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DMX, one of the more provocative rappers of the mid-’90s who was the antithesis to the flashy world of Sean Combs’ Bad Boy and JAY-Z in New York, has passed away. He was 50.
On Friday (April 9), his family released a statement writing, “We are deeply saddened to announce today that our loved one, DMX, birth name of Earl Simmons, passed away at 50-years-old at White Plains Hospital with his family by his side after being placed on life support for the past few days. Earl was a warrior who fought till the very end. He loved his family with all of his heart and we cherish the times we spent with him. Earl’s music inspired countless fans across the world and his iconic legacy will live on forever. We appreciate all of the love and support during this incredibly difficult time. Please respect our privacy as we grieve the loss of our brother, father, uncle and the man the world knew as DMX. We will share information about his memorial service once details are finalized.
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X, born Earl Simmons had been hospitalized for nearly a week after suffering a heart attack in his New York home. According to multiple reports, when police discovered him, he had been without oxygen for over 30 minutes. He was transported to a hospital in White Plains, New York, where he was placed on life support.
His family and millions of fans hoped he would pull through, but his condition had not improved. Sadly, his family made the difficult decision on Thursday (April 8) to remove life support for the rapper.
Fans held numerous prayer vigils for the rapper throughout the week.
Honest and open about his struggles with addiction and personal demons, the New York rapper rose to prominence in the early ’90s as DMX The Great before finally breaking through as simply DMX through a string of guest appearances in 1997 and 1998. His debut album, It’s Dark And Hell Is Hot, debuted at No. 1 on the Billboard 200 chart, powered by singles such as “Get At Me Dog,” “Ruff Ryders Anthem,” and “How It’s Goin’ Down.” Famously challenged by his label, Def Jam Records, X would drop another album in 1998, Flesh Of My Flesh, Blood of My Blood powered by the personal and emotional single, “Slippin.”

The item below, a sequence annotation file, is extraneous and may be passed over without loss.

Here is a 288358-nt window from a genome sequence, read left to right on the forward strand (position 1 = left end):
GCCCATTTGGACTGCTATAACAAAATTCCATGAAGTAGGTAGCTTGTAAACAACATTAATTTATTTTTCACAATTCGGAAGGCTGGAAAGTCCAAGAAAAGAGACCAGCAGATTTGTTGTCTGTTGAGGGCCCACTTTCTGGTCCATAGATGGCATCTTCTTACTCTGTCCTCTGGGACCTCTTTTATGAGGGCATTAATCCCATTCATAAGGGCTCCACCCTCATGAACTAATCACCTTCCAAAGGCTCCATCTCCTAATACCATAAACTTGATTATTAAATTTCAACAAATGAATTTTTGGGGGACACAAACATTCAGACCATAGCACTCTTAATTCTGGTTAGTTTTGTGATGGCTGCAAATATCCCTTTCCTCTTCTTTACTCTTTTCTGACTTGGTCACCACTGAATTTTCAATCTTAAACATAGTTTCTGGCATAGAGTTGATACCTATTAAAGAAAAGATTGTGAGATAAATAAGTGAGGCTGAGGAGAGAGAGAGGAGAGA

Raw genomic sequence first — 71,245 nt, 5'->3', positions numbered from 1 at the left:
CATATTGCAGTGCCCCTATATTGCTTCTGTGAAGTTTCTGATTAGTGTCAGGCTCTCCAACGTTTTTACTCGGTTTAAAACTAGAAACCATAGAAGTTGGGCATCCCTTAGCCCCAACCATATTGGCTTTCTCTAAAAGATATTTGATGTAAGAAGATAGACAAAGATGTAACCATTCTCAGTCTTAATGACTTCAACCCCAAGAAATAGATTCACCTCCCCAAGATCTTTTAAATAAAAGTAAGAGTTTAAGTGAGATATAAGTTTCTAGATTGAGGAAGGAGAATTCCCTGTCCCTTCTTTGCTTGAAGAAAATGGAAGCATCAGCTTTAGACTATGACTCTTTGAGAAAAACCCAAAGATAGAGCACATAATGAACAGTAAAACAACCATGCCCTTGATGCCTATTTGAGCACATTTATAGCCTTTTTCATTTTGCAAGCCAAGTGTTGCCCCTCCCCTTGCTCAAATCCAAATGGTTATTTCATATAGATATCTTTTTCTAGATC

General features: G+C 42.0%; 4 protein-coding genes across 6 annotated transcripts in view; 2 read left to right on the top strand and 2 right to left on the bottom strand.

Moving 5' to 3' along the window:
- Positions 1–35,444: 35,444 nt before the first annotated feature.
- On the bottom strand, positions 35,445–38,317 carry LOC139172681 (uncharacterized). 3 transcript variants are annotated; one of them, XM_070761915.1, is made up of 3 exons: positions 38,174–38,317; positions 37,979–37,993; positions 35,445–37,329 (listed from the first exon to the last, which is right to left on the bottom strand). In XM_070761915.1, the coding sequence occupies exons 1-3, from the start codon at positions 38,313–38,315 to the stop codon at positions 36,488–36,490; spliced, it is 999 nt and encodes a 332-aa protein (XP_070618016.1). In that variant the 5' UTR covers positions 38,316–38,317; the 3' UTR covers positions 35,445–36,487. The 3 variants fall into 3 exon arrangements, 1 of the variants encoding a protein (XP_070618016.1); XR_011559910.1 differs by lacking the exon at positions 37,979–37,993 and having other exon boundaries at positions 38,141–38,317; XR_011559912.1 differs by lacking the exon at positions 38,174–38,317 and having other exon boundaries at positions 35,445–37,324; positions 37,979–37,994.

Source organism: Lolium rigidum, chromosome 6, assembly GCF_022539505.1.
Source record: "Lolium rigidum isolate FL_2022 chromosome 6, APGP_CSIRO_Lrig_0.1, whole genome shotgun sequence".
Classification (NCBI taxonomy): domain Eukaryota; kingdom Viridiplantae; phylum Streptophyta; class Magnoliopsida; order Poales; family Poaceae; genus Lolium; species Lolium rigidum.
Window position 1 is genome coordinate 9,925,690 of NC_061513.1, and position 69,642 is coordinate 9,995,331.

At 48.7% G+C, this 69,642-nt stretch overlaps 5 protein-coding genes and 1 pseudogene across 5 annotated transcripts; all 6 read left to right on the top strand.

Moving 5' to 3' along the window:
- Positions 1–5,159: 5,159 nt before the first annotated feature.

SEE ALSO: DMX Reveals Childhood Friend Tricked Him Into Using Crack
The commercial success for X would continue for the next six years. Follow-up albums, including 1999’s blockbuster release …And Then There Was X, The Great Depression and Grand Champ all debuted at No. 1. The 1999 effort became his highest-selling album, buoyed by massive songs such. as “What’s My Name,” “Party Up,” and “What These B*tches Want.”
Through an honest blend of gospel, graphic and blunt lyricism, discussions about depression, suicide and more, X’s delivery placed him on the same path of a beloved figure as Houston rapper Scarface. At one point, he was the unquestioned face of hip-hop from 1998 well into 1999, respected by many across the globe. His Woodstock performance in 1999 is constantly referenced as him performing for the entire world and the world listening solely to him.
“I’m a King. Regardless of what I’ve been through and what I’ve done, I present myself as a King,” X once said. “And I get that respect from people, from everybody I deal with. I worked my whole life to establish that respect and make sure I get that respect.”
Despite his numerous legal issues and struggles, the Yonkers rapper continued to find success and grace. He would crossover as an action star in the late ’90s in Hype Williams’ flashy crime noir film Belly before later having star turns in Romeo Must Die, Exit Wounds, Cradle 2 The Grave and Never Die Alone.
Recently, X found himself healthy, appearing on Verzuz alongside Snoop Dogg and receiving his flowers with BET’s Ruff Ryder Chronicles docuseries as well as a guest appearance on ABC’s Fresh Off The Boat as a quirky neighbor who offered sage advice regarding love, patience and time.
wise words from dark man x. pic.twitter.com/3nhGZRRJ4Y
— Brandon Caldwell (@_brandoc) April 3, 2021
In recent years, X had been more vulnerable, recalling the tragic moment which led him down a path of addiction through receiving a laced blunt from a “mentor” when he was 14.
“I hit the blunt and … I was no longer focused on the money. I’ve never felt like this, it just f–ked me up,” X said. “I later found out that he laced the blunt with crack. Why would you do that to a child? He knew I looked up to him. Why would you do that to somebody who looks up to you? A monster was born. I wouldn’t do that to my worst enemy. Especially to someone that you supposedly love.”
DMX Passes Away At 50 After Week Spent On Life Support Following Heart Attack
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